Inspecting your Fort Worth rental property will help you keep it well-maintained and ensure your tenants are following the terms of the lease. There are a few specific times when inspections are critical. Before a tenant moves in and after a tenant moves out, you’ll need to inspect the property and document the condition. It’s also important to get inside the property to take a look around at least once during a tenancy. Driving by the home once in a while without going inside can also give you an idea of whether your tenants are taking care of the property the way you expect them to.
Conducting a Move-In Inspection: Preparing for a Tenancy
Your property should be in good shape before a tenant moves in. As we discussed in a previous blog, preparing your property for the rental market means making sure everything is clean, functional, and habitable for your tenants. Once you have a tenant approved and the move-in funds are received, you need to prepare for the tenancy. The move-in inspection is meant to make sure everything is working and your home is rent-ready. It’s also an opportunity to document the way the property looks before you hand over the keys to your tenants. This is important because you’ll expect to get the property back looking the same, except for general and permitted wear and tear.
Documentation and detail are the most important parts of your move-in inspection. You’ll want to go through every room. You’ll want to open every closet and every drawer. Check the ceilings, the floors, the walls, the doors, and the windows. Absolutely everything must be inspected, photographed, and noted. This is the only way to protect yourself after a tenant moves out. If damage is left behind and you want to charge the tenant’s security deposit, you’ll need to demonstrate that the property looked much different before the tenant moved in. This inspection helps you do that.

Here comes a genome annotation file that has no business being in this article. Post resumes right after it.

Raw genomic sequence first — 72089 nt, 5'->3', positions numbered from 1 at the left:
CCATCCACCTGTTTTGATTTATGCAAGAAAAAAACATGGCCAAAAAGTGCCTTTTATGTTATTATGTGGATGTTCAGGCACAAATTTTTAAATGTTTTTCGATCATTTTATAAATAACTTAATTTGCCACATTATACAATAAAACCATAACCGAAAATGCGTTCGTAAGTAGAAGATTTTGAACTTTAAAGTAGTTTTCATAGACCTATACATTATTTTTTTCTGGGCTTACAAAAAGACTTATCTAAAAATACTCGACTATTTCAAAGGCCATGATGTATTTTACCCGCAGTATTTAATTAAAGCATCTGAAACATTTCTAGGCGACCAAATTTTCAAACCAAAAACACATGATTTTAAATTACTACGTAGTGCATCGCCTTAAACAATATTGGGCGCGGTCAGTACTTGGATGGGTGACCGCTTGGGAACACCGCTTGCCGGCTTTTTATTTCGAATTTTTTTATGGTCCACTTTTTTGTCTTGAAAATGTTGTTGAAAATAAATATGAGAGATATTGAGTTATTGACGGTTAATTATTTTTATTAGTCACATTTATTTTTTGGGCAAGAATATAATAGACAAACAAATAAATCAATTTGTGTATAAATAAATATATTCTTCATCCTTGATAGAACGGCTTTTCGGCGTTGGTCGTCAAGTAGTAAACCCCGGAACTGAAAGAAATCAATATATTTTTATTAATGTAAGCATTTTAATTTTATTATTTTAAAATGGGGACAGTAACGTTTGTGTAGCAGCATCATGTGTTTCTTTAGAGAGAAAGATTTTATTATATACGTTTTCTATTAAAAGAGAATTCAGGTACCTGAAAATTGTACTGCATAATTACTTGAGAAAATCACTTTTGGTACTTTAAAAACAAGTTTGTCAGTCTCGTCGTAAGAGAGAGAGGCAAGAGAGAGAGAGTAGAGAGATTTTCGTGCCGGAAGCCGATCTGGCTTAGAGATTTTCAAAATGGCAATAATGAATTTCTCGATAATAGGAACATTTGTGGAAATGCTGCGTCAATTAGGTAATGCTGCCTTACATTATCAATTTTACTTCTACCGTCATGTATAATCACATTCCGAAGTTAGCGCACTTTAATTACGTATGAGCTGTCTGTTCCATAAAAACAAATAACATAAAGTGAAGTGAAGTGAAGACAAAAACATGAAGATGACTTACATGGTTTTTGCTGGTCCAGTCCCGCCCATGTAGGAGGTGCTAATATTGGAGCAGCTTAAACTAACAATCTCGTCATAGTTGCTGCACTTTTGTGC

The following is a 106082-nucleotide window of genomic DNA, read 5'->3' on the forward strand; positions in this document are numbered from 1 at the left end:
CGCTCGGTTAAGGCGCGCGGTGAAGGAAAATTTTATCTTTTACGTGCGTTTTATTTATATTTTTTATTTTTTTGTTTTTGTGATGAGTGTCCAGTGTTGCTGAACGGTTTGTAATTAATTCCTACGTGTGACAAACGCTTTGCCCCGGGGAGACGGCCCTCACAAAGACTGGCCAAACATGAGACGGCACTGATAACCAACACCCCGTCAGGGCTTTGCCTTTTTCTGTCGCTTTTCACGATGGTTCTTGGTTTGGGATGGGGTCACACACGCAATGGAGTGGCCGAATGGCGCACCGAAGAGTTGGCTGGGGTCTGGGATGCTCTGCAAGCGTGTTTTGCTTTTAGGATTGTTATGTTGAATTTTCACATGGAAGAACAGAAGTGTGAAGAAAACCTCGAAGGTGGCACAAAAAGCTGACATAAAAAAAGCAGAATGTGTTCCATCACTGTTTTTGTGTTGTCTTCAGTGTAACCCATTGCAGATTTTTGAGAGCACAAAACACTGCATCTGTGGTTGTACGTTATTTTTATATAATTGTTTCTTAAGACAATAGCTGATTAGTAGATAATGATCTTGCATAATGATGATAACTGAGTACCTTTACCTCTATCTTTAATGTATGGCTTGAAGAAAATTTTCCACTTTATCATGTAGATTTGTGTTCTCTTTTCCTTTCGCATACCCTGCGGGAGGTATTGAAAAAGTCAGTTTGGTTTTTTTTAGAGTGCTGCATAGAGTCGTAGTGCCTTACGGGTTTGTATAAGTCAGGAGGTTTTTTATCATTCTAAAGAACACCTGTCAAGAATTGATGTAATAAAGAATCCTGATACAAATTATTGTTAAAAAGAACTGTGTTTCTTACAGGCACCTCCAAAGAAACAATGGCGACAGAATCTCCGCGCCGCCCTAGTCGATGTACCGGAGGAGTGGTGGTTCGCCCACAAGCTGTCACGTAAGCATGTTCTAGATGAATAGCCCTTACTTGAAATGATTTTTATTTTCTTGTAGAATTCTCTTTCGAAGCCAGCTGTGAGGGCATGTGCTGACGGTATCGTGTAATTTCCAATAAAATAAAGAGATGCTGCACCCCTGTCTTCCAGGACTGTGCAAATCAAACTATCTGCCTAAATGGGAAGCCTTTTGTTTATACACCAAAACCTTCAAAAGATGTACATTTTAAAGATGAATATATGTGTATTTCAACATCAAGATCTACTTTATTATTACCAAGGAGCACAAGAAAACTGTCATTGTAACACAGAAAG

We recommend an inspection checklist to help you stay organized and cover all the bases. Your checklist should include:
- A list of rooms, amenities, appliances, and other features of the home.
- Checkboxes for things like air conditioning units, water heaters, furnaces, etc.
- Space to make notes about anything you find. You might want to note a chip in the countertops or some worn carpet right at the entryway, for example.
- Notes about pictures and videos you’ll take.
- Space for notes on the move-out inspection, which will come later.
The pictures must be date and time stamped so you can show when they were taken. Photograph everything. You’ll want to file these pictures with your inspection checklist. Collect photos of the interior and the exterior. These pictures must show the condition of every part of your home.
When your tenant moves in, provide a copy of your inspection checklist. Invite your tenants to add anything that you might not have noticed. Maybe they’ll report that a light isn’t working in a closet or there’s a hole in a window screen. Both of you need to sign the inspection report, agreeing to the condition of the property at move-in.